But the wisdom from above is first of all pure. It is also peace loving, gentle at all times, and willing to yield to others. It is full of mercy and the fruit of good deeds. It shows no favoritism and is always sincere. And those who are peacemakers will plant seeds of peace and reap a harvest of righteousness. (James 3:17-18, NLT)
In the previous verses, James described what heavenly wisdom is not. He now turns to explain what wisdom is through a series of seven characteristics. His listing reminds me of the way Paul outlined the Fruit of the Spirit (Galatians 5:22-23). Let’s look at them in the order they are provided.
- Wisdom is first of all, pure. This word connotes moral singularity. It is not divided or double minded, nor is it characterized by mixed motivations.
- Wisdom loves peace. Earthly wisdom creates conflict and chaos, whereas heavenly wisdom is marked by peace. True wisdom unites, seeking to bring an end to division. Peace keeping passively seeks the quiet absence of conflict. Peace making actively brings people together to resolve conflicts.
- Wisdom is gentle at all times. Another way to view this is to think of it as kind and considerate. It is flexible, as it does not forcefully demand its own way.
- Wisdom is willing to yield to others. The NIV translates this phrase as “open to reason,” meaning that it is willing to listen to other points of view and be persuaded by them insofar as it does not violate moral principles.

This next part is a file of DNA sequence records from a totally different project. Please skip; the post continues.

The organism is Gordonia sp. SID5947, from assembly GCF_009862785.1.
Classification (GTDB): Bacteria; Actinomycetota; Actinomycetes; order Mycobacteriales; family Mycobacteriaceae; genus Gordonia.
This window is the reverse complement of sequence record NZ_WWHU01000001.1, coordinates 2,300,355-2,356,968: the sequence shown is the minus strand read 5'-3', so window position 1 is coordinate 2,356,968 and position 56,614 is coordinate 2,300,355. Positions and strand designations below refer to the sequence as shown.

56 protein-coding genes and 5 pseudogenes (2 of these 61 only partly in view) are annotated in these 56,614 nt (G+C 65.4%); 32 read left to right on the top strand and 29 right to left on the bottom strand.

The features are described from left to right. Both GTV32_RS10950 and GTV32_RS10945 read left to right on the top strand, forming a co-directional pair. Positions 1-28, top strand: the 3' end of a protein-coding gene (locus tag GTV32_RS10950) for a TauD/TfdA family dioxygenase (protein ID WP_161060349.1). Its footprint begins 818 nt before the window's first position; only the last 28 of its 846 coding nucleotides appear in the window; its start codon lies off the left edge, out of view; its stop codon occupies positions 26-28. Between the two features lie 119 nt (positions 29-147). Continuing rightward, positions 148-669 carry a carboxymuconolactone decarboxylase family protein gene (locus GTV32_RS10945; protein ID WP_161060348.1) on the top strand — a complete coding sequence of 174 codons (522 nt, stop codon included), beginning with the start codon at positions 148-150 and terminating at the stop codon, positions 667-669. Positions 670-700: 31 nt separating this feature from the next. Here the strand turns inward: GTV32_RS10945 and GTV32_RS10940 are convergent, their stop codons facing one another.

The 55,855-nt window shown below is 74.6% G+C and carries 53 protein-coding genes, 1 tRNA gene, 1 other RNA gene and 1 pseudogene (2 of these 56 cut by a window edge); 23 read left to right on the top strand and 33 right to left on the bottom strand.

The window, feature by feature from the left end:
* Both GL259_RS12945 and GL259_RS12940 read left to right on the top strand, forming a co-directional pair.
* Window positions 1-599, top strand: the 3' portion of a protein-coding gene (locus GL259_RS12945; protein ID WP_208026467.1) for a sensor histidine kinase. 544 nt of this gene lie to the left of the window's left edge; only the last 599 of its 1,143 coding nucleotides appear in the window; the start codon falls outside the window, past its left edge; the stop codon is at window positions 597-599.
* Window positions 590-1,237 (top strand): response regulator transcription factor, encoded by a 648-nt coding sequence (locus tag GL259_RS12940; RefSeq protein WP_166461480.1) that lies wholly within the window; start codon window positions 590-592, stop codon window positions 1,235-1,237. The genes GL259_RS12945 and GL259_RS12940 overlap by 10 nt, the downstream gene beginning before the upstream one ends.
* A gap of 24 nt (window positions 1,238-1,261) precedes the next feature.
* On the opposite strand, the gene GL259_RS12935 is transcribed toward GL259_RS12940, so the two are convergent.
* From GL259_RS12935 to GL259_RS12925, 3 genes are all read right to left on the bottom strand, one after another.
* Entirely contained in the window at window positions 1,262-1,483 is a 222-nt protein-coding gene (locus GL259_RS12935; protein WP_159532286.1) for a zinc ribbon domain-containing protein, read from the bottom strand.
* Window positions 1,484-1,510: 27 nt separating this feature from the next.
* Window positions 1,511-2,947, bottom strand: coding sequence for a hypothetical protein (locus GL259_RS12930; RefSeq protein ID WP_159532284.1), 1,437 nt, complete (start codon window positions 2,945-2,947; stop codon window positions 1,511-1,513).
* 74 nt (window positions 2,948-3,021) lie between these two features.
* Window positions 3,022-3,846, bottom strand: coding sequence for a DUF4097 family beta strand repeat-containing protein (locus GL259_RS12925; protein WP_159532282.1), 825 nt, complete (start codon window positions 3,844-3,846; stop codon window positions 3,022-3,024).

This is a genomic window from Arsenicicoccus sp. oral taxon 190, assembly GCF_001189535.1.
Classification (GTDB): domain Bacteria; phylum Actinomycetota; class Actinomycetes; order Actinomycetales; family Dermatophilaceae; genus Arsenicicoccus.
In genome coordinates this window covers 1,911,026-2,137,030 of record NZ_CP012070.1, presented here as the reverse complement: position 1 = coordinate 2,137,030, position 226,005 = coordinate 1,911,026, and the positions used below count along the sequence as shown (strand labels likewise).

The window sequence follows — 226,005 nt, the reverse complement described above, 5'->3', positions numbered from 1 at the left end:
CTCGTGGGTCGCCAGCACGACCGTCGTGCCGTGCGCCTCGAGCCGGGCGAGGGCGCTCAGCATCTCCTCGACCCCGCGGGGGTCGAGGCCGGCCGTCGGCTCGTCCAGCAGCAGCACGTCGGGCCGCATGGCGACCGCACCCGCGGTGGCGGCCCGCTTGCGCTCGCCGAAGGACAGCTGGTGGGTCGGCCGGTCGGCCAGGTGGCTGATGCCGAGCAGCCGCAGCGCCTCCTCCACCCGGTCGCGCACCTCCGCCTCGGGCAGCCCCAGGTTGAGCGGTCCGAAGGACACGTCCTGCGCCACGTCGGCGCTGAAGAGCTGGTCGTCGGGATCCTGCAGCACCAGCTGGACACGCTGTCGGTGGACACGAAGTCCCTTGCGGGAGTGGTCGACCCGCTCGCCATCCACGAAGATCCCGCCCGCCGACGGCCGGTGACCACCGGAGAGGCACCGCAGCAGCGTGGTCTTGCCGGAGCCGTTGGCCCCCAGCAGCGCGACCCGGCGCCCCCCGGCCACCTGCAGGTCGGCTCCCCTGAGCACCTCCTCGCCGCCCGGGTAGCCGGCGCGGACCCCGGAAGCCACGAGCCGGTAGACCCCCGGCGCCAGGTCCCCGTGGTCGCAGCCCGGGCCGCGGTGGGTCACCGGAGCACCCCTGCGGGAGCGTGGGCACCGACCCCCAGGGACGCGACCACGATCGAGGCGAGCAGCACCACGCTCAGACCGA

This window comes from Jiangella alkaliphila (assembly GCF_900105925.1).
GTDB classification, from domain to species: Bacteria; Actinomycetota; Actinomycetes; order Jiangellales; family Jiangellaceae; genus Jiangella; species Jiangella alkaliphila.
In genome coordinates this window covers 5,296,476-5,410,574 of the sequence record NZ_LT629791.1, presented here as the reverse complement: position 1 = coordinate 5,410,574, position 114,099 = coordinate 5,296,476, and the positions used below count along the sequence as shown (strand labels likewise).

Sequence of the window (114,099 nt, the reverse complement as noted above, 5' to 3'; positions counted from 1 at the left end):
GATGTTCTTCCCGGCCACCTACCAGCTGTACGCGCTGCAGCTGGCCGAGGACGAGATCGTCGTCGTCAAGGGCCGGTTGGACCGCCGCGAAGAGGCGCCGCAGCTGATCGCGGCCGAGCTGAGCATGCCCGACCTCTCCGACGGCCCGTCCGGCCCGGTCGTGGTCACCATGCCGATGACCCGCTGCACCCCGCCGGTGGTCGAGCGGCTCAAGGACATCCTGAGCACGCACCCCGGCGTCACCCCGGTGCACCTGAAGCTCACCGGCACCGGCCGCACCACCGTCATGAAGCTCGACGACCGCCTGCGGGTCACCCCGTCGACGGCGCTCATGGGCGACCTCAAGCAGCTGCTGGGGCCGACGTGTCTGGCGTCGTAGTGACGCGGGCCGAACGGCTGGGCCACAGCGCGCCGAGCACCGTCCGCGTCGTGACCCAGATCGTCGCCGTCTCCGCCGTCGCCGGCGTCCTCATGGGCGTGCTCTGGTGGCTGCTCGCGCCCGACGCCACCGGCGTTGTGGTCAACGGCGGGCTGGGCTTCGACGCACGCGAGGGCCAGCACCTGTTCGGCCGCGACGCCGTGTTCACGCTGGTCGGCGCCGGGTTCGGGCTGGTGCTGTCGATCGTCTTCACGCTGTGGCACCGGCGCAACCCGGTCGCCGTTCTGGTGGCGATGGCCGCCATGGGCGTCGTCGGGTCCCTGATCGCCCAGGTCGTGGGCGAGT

- Wisdom is full of mercy and the fruit of good deeds. Coupled together, James reminds his readers once again that heavenly wisdom is displayed in action and deed.
- Wisdom shows no favoritism, in the sense that it does not show partiality or prejudice.
- Wisdom is always sincere. It is genuine, authentic, and without hypocrisy. It is not pretentious.
James uses a metaphor from agriculture to close his argument. Those who possess heavenly wisdom will ultimately seek peace and plant seeds of peace. The crop that is raised, however, is not absence of conflict, rather planting peace anticipates a harvest of righteousness wherein we are in “right standing” with God and one another.
His overall argument (James 3:13-18) may be understood as follows: (1) The presence of division reveals the absence of heavenly wisdom; (2) Heavenly wisdom works for peace; (3) Those who are peace makers possess true wisdom; and (4) Those who create chaos and discord do not possess wisdom, regardless of their claims to possess it.
James’ list of virtues challenges us to consider what heavenly wisdom is and to self assess our personal progress toward this standard. In a world that is filled with discord and strife, heavenly wisdom is needed now more that ever. So, what are you planting?